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International journal of urology : official journal of the Japanese Urological Association

Comparison of testosterone fractions between Framingham Heart Study participants and Japanese participants.


PMID 24404752

Abstract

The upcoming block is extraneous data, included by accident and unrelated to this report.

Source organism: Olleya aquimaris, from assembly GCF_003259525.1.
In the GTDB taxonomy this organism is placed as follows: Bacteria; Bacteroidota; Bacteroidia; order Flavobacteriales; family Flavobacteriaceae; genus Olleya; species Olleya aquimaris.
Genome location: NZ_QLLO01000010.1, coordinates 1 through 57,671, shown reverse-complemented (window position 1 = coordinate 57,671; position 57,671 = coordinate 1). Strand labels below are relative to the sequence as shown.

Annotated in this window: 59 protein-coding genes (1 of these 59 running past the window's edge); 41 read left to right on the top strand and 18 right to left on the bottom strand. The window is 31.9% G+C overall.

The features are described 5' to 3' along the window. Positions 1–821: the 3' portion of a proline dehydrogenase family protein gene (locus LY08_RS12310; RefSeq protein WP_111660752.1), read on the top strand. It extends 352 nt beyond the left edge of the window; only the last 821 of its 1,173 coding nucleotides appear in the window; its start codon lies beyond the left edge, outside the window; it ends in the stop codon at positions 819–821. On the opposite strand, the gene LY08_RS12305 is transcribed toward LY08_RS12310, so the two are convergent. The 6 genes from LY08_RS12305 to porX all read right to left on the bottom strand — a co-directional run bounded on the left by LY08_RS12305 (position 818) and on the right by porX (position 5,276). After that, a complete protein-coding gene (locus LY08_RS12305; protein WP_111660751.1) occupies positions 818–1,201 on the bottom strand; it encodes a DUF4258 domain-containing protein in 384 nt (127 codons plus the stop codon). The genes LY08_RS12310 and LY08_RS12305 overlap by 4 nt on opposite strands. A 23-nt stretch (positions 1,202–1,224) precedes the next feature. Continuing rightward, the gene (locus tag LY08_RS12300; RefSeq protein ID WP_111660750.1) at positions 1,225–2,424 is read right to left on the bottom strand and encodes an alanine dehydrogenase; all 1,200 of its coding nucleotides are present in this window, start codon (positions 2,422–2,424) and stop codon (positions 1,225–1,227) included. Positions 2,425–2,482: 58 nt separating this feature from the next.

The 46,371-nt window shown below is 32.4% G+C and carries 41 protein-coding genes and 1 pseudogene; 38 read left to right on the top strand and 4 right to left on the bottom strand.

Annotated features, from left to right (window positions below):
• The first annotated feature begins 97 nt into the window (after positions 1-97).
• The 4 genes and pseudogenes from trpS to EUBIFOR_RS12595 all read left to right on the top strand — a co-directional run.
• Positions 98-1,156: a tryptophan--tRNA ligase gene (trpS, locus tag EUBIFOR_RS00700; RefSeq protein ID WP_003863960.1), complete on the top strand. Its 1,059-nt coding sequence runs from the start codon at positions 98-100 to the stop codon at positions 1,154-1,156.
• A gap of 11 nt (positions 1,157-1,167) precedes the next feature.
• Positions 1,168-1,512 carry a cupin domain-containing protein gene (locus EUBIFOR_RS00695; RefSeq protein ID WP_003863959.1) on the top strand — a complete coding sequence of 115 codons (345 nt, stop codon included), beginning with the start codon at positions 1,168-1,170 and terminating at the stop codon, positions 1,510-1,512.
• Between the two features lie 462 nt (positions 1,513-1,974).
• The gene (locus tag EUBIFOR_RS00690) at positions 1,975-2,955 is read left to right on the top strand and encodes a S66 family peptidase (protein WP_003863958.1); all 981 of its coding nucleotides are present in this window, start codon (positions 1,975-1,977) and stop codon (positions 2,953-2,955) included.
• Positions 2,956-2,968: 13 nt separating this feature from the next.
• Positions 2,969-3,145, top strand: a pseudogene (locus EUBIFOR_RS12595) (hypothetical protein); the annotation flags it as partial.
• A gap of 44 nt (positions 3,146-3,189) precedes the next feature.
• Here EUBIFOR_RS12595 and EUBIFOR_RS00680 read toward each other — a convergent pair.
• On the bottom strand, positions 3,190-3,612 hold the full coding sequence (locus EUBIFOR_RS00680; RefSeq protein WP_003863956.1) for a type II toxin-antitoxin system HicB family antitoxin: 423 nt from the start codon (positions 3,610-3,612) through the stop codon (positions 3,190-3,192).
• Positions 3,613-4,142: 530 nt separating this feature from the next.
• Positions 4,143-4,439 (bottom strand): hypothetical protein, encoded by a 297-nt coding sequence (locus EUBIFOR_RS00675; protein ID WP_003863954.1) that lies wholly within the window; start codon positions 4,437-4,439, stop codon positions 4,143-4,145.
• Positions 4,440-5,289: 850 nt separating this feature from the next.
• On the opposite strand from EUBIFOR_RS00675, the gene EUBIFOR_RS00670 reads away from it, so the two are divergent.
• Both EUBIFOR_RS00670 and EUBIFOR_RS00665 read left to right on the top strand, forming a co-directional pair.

To determine testosterone fractions in Japanese men and to compare these values with those of Framingham Heart Study participants. We enrolled 498 healthy Japanese men. Total testosterone was assayed by liquid chromatography tandem mass spectrometry, sex hormone-binding globulin was assayed by immunoassay and free testosterone was calculated by a laboratory at the Boston Medical Center. Analog-based free testosterone and immunoassay-based total testosterone were determined by immunoassay. We compared mass spectrometry assay-based total testosterone and calculated free testosterone values in the Japanese participants with values in the American Framingham Heart Study third generation cohort. The mean serum mass spectrometry assay-based total testosterone, sex hormone-binding globulin, and calculated free testosterone values were 439.4 ± 167 ng/dL, 65.34 ± 30.61 nmol/L, and 58.75 ± 20.0 pg/mL, respectively. The correlation coefficients with age for mass spectrometry assay-based total testosterone, sex hormone-binding globulin, and calculated free testosterone were 0.0010, 0.5041, and -0.496, respectively. There were no age-related changes in mass spectrometry assay-based total testosterone values in healthy men (P = 0.981), whereas sex hormone-binding globulin and calculated free testosterone levels showed similar age-related changes (P < 0.0001). Serum analog-based free testosterone levels (8.24 ± 2.9 pg/mL) showed age-related changes (P < 0.0001) regardless of immunoassay-based total testosterone levels (P = 0.828). Serum immunoassay-based total testosterone values (486.1 ± 162.5 ng/dL) correlated with serum mass spectrometry assay-based total testosterone values (r = 0.740, 95% confidence interval 0.6965-0.7781, P < 0.0001). Similarly, analog-based free testosterone and calculated free testosterone values showed a highly significant correlation (r = 0.706, 95% confidence interval 0.6587-0.7473, P < 0.0001). The analog-based free testosterone values were approximately 10% of the calculated free testosterone values. In contrast to the Framingham Heart Study cohort, total testosterone values in Japanese men are not associated with advancing age; thus, they cannot be used to diagnose late-onset hypogonadism in Japan. The analog-based free testosterone value can be considered instead as a suitable biochemical determinant for diagnosing late-onset hypogonadism syndrome.